Christon Scriven, a friend of Dylann Storm Roof has told how the Charleston shooter, had originally planned to impart a massacre at local College of Charleston before changing plans and gunning down 9 bible attending members of Emanuel A.M.E. Church.
According to a report via AP the 22 year old black ‘drinking buddy’ of Roof, told how Rood came to mouth off his intentions during a recent drinking session.
Scriven said he didn’t believe Roof would actually carry out his plans for a mass shooting – but was still scared he could turn violent, so hid his gun when he wasn’t looking.
He and another friend – Roof’s high school pal Joey Meek – stashed Dylan Roof’s .45-caliber handgun, a birthday present, in an air condition vent, before relenting and returning Roof’s gun.
Roof would go on to use the weapon in the church massacre just days later.
Scriven has said he and other friends are now racked with guilt and have come to ask themselves if they ought to have first gone to authorities after their friend’s plans were made known to them.
Scriven said they would often drink in the Lexington, South Carolina, trailer park along where he lives next door to Meek, who originally introduced the two.
‘One night we all got drunk together and since then, me and Dylann were just homeboys,’ Scriven said. ‘We would just chill every day.’
Describing Roof’s plan for a college shooting, he said: ‘He just said he was going to hurt a bunch of people.’
‘I said: “What did you say? Why do you want to hurt those people in Charleston?”‘
‘He just said: “In seven days. … I have seven days.”‘
Scriven speculated that Roof could have backed down from attacking the College of Charleston once he realized it has security.
He said: ‘I don’t think the church was his primary target because he told us he was going for the school. But I think he couldn’t get into the school because of the security… so I think he just settled for the church.’
Of note the university doesn’t have a particularly large black student following, where according to a report via the Charleston Post, black student enrollment hadn’t budged beyond 6 percent in recent years.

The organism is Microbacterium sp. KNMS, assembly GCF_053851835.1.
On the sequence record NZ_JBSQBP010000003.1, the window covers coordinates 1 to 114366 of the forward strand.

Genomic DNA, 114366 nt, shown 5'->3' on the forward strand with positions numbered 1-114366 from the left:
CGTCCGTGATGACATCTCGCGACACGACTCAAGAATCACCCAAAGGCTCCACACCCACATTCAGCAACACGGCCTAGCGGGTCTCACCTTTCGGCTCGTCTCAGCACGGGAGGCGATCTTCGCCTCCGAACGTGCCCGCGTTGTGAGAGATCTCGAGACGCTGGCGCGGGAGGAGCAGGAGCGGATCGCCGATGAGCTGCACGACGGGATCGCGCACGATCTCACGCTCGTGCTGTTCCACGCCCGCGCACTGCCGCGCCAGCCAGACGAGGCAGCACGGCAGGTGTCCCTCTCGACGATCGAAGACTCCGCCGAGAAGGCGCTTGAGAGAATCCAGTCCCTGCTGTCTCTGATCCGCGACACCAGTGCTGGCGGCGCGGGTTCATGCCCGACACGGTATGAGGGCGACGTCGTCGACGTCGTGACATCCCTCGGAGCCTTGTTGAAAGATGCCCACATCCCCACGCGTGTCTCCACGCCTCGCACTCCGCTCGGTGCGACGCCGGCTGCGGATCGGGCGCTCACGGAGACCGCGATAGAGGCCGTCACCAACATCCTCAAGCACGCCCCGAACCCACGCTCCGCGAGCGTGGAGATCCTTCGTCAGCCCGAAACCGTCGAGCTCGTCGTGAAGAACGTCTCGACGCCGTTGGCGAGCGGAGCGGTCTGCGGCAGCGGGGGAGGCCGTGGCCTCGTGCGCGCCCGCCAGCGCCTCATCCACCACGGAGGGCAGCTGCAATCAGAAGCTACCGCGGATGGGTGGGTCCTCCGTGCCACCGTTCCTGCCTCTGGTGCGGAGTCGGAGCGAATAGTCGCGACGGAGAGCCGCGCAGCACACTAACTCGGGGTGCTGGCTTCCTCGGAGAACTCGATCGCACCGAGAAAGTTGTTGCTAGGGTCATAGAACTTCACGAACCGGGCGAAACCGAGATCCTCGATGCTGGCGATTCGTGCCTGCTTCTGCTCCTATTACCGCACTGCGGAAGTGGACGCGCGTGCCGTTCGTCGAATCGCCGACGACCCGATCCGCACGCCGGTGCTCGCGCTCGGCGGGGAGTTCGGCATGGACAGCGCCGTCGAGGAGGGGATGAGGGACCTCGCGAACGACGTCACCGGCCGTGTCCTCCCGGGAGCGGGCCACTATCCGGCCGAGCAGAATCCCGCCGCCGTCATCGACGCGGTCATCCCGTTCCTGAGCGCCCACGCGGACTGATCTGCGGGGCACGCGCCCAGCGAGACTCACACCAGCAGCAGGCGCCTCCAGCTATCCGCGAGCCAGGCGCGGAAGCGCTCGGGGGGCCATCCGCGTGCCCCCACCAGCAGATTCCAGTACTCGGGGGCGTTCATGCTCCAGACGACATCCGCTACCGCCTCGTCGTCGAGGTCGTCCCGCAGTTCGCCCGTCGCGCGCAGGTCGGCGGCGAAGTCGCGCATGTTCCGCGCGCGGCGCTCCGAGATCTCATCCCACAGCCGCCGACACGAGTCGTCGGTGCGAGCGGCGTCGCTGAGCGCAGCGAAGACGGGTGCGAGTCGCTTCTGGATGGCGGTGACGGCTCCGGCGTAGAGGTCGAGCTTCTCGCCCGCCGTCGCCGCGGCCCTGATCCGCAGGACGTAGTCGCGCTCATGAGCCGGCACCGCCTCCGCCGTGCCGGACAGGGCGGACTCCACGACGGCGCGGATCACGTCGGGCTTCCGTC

A consideration that may have also led to Roof changing his mind as his overriding issue was with the domination of white supremacy and the segregation and diminution of blacks.
Post killings, Roof had confessed that he hoped his actions would spark a race war.
Survivors of the attack said they heard tell his victims he was killing them because black people ‘rape our women‘ and are ‘taking over our country – and you have to go’.
On his Facebook profile, Roof posted a photo of himself wearing a jacket adorned with the flags of the now defunct white-supremacist regimes in South Africa and Rhodesia.
But Scriven said that he never spoke with Roof about race, instead chatting about fishing, NASCAR and guns. Roof’s now-deleted social media accounts also listed several black people as friends.
One of them, Caleb Brown, knew Roof in grade school and high school. He said: ‘He never once said anything to me derogatory, racist, anything like that. Otherwise we would have not been friends.’
Speaking to CBS News, he said neither Roof nor his family seemed to be hateful people.
He said: ‘If something in him turned, then it was recent. It wasn’t his whole life; he wasn’t sitting, bubbling with hatred towards black people – no, that just happened and I don’t know why.’
But Roof’s other drinking buddy, Meek, who is white, said Thursday that he had heard Roof drunkenly make racist rants in the past.
Scriven said that in the course of their friendship, Roof confessed that he was unhappy, bouncing between the homes of his divorced parents.
He would stay for days at the mobile home park, smoking cigarettes and drinking hard, before going home for a few days to get clothes and money.
Scriven said he could tell Roof was depressed, and that he complained that he wasn’t getting the love and emotional support he needed from his parents. When he got upset, Roof would retreat to his car, blasting a cassette tape of opera.
He said: ‘I don’t think his parents liked his decisions, the choices that he made to have black friends,’
‘His mom had taken the gun from him and somehow he went back and took it from her. … That’s when we saw the gun for the first time: .45 with a high-point laser beam.’
A gun that he would soon come to use. A gun some have come to wonder why Roof’s parents had come to give to their son in light of recent arrests and troubling signs after dropping out of school and perennially unemployed had yet to find his way.